For Chrome OS and Chromebooks users, background updates are nothing new. We are all used to our devices downloading, installing and implementing updates in the background with little to no interuption to the user. Only upon completion of the update are users made aware of the fact that a new, fresh update is ready to be used upon restart.
It seems that the Chrome developers are wanting a similar experience for the Android version of Chrome as a completely new update flow is being implemented in Chrome Canary for Android. To try it out, you simply need Chrome Canary (just snag it from the Play Store) and, upon launching it, go to chrome://flags and search for “enable google play inline update flow.” Enable the flag, restart Chrome, and the next time Chrome is ready for an update, your app update experinece will be quite different.
Classically, when there is an update ready for any Android app, users are expected to go to the Play Store, navigate to the app listing, and select update. It goes without saying that if you are already leveraging the Play Store’s auto updates, this won’t have much affect on your update workflow. For many users, however, we choose not to auto update apps due to the number of bugs that can show up with a new app version. Instead, many users see the alert that a few apps are ready for update and then they manually take those updates as they see fit. (Additionally, even when opted in to auto updates, many apps won’t update until told to do so.)
For that second set of users, this whole update process will feel much more like what you experience on a Chromebook with Chrome OS. You will see a notification in the overflow menu that an update is available.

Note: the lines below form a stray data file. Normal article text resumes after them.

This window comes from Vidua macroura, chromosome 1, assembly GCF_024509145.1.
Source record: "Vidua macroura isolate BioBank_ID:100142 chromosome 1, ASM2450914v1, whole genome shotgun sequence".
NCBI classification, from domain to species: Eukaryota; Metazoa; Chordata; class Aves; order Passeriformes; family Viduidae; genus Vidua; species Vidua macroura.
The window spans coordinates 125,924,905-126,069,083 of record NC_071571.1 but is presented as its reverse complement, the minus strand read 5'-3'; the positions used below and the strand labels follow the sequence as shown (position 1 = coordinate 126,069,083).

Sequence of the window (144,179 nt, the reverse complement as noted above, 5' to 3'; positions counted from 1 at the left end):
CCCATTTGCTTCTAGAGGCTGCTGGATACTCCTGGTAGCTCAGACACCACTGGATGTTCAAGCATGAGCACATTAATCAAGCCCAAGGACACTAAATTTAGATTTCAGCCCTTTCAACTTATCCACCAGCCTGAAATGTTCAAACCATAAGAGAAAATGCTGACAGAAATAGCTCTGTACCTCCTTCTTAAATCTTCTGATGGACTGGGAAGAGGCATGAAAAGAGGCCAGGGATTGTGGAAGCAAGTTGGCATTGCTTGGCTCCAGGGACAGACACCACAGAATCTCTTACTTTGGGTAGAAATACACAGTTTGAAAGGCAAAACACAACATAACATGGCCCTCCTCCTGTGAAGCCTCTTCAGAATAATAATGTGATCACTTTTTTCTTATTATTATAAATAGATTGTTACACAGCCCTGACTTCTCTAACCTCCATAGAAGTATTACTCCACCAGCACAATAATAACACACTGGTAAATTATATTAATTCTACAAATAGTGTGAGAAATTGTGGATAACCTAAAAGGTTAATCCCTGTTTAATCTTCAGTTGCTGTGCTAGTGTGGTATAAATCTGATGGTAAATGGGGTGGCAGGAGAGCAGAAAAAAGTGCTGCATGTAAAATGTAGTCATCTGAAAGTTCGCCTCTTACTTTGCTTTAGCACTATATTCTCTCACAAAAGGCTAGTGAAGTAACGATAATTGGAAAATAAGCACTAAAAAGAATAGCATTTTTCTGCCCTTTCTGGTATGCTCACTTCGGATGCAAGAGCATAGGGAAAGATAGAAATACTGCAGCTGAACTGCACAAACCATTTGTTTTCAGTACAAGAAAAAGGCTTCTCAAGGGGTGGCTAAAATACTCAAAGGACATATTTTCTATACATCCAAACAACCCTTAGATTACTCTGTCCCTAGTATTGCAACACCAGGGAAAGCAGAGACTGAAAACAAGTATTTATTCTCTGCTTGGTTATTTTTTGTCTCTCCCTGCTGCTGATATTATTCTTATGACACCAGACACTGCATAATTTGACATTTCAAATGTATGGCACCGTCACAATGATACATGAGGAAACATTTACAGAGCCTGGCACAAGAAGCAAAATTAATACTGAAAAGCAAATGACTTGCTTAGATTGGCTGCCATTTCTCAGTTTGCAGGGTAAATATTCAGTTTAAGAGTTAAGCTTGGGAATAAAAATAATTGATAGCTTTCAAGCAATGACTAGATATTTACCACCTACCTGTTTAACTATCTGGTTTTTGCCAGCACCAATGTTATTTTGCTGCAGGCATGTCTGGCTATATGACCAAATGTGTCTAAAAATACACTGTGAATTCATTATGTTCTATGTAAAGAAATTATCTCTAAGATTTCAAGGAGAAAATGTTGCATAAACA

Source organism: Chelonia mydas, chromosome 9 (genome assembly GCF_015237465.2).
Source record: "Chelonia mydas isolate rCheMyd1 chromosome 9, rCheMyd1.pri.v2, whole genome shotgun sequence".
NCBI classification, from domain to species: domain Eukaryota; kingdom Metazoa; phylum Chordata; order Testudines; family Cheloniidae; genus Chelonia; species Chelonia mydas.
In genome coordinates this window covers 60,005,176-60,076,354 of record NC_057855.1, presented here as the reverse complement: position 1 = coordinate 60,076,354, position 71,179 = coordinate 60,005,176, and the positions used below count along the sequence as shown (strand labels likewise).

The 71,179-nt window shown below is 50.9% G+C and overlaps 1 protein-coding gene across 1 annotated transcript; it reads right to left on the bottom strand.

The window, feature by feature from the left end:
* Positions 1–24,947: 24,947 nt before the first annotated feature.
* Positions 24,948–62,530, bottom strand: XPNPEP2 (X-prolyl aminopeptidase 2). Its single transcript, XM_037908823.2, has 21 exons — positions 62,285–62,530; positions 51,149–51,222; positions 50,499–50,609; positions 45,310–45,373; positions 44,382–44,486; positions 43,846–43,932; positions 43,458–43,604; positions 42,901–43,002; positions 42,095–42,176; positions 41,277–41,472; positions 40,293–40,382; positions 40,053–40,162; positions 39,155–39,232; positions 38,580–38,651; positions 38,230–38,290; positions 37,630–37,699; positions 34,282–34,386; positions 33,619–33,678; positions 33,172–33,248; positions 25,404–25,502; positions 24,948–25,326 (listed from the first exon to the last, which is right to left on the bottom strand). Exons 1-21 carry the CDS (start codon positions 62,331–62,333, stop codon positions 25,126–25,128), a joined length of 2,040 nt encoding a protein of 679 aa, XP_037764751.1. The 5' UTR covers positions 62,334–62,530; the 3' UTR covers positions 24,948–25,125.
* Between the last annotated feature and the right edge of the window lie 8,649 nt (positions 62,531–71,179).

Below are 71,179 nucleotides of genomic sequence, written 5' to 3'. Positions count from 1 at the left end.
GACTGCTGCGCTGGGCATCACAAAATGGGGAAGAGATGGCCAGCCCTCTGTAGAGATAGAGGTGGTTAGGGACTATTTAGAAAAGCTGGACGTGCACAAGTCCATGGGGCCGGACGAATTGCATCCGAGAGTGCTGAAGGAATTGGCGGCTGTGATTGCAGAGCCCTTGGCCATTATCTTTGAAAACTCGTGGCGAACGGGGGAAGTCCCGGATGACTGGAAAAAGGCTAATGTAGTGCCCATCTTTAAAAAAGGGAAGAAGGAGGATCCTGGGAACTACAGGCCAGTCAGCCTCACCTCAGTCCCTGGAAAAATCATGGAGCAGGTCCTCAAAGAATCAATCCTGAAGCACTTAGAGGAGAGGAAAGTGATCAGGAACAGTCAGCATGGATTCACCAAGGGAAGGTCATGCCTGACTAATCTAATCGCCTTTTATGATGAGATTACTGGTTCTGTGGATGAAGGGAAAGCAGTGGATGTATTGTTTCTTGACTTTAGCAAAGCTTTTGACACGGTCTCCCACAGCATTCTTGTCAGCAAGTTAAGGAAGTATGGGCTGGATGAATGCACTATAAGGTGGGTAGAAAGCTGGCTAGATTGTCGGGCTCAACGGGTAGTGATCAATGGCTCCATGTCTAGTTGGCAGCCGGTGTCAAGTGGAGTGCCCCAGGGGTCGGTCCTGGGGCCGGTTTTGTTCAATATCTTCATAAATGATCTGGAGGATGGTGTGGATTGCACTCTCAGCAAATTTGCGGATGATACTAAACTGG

Upon clicking that, you’ll get a pop up that explains Chrome will update in the background and that you can continue using the app while this is happening. This is a big departure from auto updates as I’ve had many occasions where apps that update automatically simply shut down mid process with the auto update happens.
Once the update is ready, users are notified with a small pop-up at the bottom of the screen and additionally in the overflow menu.
Clicking the update then gives the user an animation right in Chrome and then restarts the browser without ever having to actually leave the app.
Overall, the update flow is quite nice and is clearly taking a bit of a nod from the Chrome OS side of things. My hope is Google is testing this with Chrome for an eventual roll out to other apps as well. There are plenty of apps that the existing auto update is fine for, but being able to see an app update right in the app itself and not having surprise shutdowns sounds like a great way for apps to be updated in general. We’ll keep an eye on this as it develops.
SOURCE: Tech Dows